Will European Noise Regulations Kill Beethoven 9? European Union noise regulations for workers might mean that symphony orchestras will have to quiet down. "The intriguing issue, though, is whether the directive will impose changes in the repertoire itself. The London Symphony Orchestra says that this is a real possibility. Loud works like Stravinsky's Rite of Spring and the symphonies of Bruckner and Mahler may have to be scheduled more rarely and surrounded by quieter pieces. Look up the European commission's website and you will find a section mocking the idea that Beethoven's Ninth symphony - the EU's anthem - might even fall foul of the noise at work directive. But the idea is not so far-fetched." The Guardian (UK) 01/17/04 

Best of Both Worlds When orchestras go looking for a new chief executive, the first question that must be answered is whether the ensemble wants to hire someone with intimate knowledge of the music world, or a numbers expert with proven experience balancing budgets. The Fort Worth (Texas) Symphony, however, has decided to go with some of each talent in hiring Katherine Akos as its new CEO. Akos is a violinist, daughter of a Chicago Symphony musician, and also an experienced fund-raiser in the non-profit world. She joins an orchestra which is in comparatively good financial shape, but is struggling to avoid a deficit for the current season. Fort Worth Star-Telegram 02/05/04 

At The ENO - Plenty Of Questions As the English National Opera gets set to move into its renovated home, some big questions have yet to be answered, writes Norman Lebrecht: "The critical public issue for ENO is, as it has been for a decade, the question of identity. The company is not English, except inasmuch as its singers mangle the vernacular. It is not National, lacking the resources to tour. And it is desperately keen to shed the corsets of Opera in the quest for new audiences and fresh relevance. It is, in sum, a product in need of rebranding, a relic of a very different society that has failed to adjust to post-industrial demand." La Scena Musicale 01/31/04 

 Last Week's News

The brilliant violist Kim Kashkashian is among the many world-class musicians associated with Pro Musicis.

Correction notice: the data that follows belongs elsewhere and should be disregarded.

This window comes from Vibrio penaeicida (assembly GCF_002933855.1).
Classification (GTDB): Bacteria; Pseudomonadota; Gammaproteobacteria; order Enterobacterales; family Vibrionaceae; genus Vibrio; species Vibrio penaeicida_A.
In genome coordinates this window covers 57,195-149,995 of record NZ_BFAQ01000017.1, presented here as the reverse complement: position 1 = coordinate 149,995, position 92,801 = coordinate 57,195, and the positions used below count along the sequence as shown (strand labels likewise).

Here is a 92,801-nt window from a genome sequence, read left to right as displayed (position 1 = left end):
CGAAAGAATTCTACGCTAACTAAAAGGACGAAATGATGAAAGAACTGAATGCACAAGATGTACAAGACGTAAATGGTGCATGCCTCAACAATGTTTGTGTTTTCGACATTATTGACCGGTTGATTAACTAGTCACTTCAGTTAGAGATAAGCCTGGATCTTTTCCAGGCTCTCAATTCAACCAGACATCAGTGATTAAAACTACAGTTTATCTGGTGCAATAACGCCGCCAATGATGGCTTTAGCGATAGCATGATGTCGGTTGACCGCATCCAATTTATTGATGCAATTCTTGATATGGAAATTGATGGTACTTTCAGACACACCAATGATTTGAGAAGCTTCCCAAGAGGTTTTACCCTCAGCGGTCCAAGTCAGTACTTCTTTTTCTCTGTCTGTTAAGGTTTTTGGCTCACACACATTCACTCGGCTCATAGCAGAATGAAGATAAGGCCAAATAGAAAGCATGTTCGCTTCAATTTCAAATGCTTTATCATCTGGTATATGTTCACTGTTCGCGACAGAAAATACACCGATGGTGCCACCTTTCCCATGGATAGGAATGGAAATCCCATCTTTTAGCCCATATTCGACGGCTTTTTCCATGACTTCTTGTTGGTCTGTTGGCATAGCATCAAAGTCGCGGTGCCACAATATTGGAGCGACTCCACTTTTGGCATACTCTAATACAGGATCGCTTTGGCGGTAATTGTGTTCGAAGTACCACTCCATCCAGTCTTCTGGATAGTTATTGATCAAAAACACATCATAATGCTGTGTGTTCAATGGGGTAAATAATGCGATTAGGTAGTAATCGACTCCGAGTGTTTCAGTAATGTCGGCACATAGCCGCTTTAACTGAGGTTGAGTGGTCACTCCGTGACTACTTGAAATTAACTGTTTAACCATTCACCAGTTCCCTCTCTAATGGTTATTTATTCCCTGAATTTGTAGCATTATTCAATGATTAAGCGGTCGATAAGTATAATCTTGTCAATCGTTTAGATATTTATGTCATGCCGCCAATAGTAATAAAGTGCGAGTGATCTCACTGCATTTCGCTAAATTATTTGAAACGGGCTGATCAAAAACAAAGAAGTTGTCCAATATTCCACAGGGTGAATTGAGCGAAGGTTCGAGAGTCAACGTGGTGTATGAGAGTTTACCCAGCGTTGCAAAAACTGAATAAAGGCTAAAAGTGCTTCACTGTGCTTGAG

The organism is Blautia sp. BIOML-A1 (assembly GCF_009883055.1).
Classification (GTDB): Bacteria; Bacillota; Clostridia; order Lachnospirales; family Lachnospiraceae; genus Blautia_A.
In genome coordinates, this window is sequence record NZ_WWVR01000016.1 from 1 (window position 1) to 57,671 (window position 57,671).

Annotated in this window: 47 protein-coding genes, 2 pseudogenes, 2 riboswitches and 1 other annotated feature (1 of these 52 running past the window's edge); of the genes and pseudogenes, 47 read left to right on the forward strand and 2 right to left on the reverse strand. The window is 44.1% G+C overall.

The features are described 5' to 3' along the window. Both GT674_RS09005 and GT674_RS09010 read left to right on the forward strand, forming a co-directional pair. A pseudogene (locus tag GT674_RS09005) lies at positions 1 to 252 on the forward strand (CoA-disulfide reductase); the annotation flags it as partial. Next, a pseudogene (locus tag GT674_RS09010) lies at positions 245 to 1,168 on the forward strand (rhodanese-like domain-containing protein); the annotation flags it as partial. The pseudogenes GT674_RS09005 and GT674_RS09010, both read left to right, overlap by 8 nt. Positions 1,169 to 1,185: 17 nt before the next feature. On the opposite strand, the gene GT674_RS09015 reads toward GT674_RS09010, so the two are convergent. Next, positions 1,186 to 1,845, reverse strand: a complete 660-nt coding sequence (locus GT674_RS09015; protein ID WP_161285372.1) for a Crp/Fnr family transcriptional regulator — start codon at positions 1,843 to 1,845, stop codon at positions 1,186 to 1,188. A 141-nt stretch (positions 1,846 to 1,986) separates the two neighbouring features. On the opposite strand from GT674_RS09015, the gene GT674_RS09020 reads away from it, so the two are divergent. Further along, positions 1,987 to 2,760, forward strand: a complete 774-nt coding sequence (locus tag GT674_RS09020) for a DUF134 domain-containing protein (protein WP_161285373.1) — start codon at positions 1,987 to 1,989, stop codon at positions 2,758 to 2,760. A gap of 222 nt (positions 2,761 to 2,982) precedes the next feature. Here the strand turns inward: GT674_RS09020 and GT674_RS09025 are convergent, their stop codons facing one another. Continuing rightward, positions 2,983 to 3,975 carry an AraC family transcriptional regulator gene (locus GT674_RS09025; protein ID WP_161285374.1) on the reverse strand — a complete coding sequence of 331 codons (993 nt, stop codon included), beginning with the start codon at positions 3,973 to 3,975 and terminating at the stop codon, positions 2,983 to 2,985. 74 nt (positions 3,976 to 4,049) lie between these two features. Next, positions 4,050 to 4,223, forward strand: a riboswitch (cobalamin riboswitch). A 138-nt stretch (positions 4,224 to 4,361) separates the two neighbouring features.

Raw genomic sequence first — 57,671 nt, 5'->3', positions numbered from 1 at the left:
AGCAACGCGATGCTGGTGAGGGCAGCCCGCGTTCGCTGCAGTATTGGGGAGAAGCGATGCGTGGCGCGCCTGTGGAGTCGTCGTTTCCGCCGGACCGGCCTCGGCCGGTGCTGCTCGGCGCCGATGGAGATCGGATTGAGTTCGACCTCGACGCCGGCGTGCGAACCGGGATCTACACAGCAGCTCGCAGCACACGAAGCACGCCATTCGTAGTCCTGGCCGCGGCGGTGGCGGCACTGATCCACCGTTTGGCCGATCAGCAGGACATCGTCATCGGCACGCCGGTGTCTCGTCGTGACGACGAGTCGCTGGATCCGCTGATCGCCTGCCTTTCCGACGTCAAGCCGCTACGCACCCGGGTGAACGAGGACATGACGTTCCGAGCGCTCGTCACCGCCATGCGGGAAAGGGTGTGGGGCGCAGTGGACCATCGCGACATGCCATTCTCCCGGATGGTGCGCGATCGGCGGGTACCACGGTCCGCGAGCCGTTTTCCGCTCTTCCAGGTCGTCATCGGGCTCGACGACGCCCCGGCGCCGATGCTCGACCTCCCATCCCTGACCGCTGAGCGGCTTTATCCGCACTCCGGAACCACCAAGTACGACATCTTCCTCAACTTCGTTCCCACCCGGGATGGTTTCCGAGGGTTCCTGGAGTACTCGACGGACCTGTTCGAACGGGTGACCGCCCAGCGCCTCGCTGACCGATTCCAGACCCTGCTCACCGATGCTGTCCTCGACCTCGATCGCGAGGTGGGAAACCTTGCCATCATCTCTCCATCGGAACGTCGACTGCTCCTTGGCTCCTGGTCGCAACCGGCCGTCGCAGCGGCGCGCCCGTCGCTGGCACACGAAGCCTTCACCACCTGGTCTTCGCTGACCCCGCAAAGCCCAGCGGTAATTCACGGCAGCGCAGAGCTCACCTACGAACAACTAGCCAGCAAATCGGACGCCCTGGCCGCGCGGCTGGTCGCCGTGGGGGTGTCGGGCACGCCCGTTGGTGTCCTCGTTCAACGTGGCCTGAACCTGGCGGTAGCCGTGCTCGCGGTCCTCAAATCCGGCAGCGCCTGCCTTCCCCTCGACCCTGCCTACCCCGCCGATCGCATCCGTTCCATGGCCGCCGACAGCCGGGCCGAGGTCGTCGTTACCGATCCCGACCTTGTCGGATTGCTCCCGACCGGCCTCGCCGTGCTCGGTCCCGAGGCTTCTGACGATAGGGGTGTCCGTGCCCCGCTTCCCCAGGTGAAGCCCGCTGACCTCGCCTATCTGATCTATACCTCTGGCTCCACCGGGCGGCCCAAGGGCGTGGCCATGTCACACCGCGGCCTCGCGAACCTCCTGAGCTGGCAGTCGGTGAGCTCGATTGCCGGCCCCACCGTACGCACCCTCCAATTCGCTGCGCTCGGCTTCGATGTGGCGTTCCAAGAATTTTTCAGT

Pro Musicis 
The Sharing of Music
Pro Musicis was established in France in 1965 to recognize and share the talent of emerging, world-class concert artists. Based on the conviction of its founder Father Eugène Merlet that "artistic talent is God’s purest gift to humanity," Pro Musicis brings great music into unlikely venues.

Pro Musicis presents winners of the Pro Musicis International Award in major concert halls in the United States and abroad. With each public concert, Pro Musicis artists perform two community service concerts—in prisons, homes for the aged and disabled, hospitals, substance abuse treatment facilities, shelters for the homeless—wherever the healing gift of music is needed. In New York City, for example, an artist may perform at Carnegie Hall’s Weill Recital Hall one day, and Rikers Island or Phoenix House the next.

A distinguished music committee, chaired by Pulitzer Prize-winning composer Gunther Schuller, grants the Pro Musicis International Award to solo musicians who demonstrate extensive classical training, exceptional talent and an unusual ability to communicate their gifts. The Pro Musicis experience helps artists transform their relationship to their talent; beyond aiming for successful careers, they become committed to a lifetime of music making. 

For more information, contact Kathleen Earley or visit the Pro Musicis web site.

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Record companies, artists and publicists are invited to submit CDs to be considered for our Editor's Pick's of the month.  Send to: Jerry Bowles, Editor, Sequenza 21, 340 W. 57th Street, 12B, NY, NY 10019
Our writers welcome your comments on their pieces.  Send your witty bon mots to jerry@sequenza21.com and we might even publish some of them here.  And, don't forget--if you'd like to write for Sequenza21 (understanding that we have no money to pay you), send me a note. JB